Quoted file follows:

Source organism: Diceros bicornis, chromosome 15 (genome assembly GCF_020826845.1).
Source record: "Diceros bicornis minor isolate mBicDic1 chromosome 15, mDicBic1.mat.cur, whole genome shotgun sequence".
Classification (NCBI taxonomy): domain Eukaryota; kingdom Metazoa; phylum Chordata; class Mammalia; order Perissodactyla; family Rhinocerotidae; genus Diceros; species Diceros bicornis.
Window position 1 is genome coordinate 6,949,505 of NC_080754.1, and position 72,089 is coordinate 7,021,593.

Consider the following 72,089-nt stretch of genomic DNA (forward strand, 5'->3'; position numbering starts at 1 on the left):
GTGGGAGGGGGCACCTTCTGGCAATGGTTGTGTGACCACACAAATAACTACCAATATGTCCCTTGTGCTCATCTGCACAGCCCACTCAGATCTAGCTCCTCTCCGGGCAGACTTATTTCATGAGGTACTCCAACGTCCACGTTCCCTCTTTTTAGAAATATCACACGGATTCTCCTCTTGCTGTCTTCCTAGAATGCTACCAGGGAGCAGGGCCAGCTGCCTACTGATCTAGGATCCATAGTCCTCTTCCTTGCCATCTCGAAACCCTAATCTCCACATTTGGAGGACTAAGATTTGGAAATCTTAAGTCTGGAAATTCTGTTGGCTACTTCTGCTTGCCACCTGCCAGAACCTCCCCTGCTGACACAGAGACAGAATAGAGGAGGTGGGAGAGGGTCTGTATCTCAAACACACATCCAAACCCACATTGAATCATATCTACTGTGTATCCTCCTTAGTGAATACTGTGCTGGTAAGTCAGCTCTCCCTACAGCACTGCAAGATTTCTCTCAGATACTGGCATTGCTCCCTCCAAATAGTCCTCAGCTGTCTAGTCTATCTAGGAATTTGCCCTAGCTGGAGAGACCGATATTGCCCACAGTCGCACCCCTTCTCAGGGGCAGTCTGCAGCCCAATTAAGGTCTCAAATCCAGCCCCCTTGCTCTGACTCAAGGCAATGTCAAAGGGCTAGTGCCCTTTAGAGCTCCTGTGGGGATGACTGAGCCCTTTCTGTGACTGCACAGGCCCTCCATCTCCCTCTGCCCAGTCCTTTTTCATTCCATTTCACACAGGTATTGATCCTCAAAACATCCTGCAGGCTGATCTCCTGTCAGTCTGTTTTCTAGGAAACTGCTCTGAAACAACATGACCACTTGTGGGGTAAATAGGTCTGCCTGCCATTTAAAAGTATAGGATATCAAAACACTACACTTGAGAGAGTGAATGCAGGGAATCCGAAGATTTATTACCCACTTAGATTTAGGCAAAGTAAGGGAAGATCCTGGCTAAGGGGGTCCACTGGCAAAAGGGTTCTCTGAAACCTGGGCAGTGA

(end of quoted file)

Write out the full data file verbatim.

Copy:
Source organism: Diceros bicornis, chromosome 15 (genome assembly GCF_020826845.1).
Source record: "Diceros bicornis minor isolate mBicDic1 chromosome 15, mDicBic1.mat.cur, whole genome shotgun sequence".
Classification (NCBI taxonomy): domain Eukaryota; kingdom Metazoa; phylum Chordata; class Mammalia; order Perissodactyla; family Rhinocerotidae; genus Diceros; species Diceros bicornis.
Window position 1 is genome coordinate 6,949,505 of NC_080754.1, and position 72,089 is coordinate 7,021,593.

Consider the following 72,089-nt stretch of genomic DNA (forward strand, 5'->3'; position numbering starts at 1 on the left):
GTGGGAGGGGGCACCTTCTGGCAATGGTTGTGTGACCACACAAATAACTACCAATATGTCCCTTGTGCTCATCTGCACAGCCCACTCAGATCTAGCTCCTCTCCGGGCAGACTTATTTCATGAGGTACTCCAACGTCCACGTTCCCTCTTTTTAGAAATATCACACGGATTCTCCTCTTGCTGTCTTCCTAGAATGCTACCAGGGAGCAGGGCCAGCTGCCTACTGATCTAGGATCCATAGTCCTCTTCCTTGCCATCTCGAAACCCTAATCTCCACATTTGGAGGACTAAGATTTGGAAATCTTAAGTCTGGAAATTCTGTTGGCTACTTCTGCTTGCCACCTGCCAGAACCTCCCCTGCTGACACAGAGACAGAATAGAGGAGGTGGGAGAGGGTCTGTATCTCAAACACACATCCAAACCCACATTGAATCATATCTACTGTGTATCCTCCTTAGTGAATACTGTGCTGGTAAGTCAGCTCTCCCTACAGCACTGCAAGATTTCTCTCAGATACTGGCATTGCTCCCTCCAAATAGTCCTCAGCTGTCTAGTCTATCTAGGAATTTGCCCTAGCTGGAGAGACCGATATTGCCCACAGTCGCACCCCTTCTCAGGGGCAGTCTGCAGCCCAATTAAGGTCTCAAATCCAGCCCCCTTGCTCTGACTCAAGGCAATGTCAAAGGGCTAGTGCCCTTTAGAGCTCCTGTGGGGATGACTGAGCCCTTTCTGTGACTGCACAGGCCCTCCATCTCCCTCTGCCCAGTCCTTTTTCATTCCATTTCACACAGGTATTGATCCTCAAAACATCCTGCAGGCTGATCTCCTGTCAGTCTGTTTTCTAGGAAACTGCTCTGAAACAACATGACCACTTGTGGGGTAAATAGGTCTGCCTGCCATTTAAAAGTATAGGATATCAAAACACTACACTTGAGAGAGTGAATGCAGGGAATCCGAAGATTTATTACCCACTTAGATTTAGGCAAAGTAAGGGAAGATCCTGGCTAAGGGGGTCCACTGGCAAAAGGGTTCTCTGAAACCTGGGCAGTGA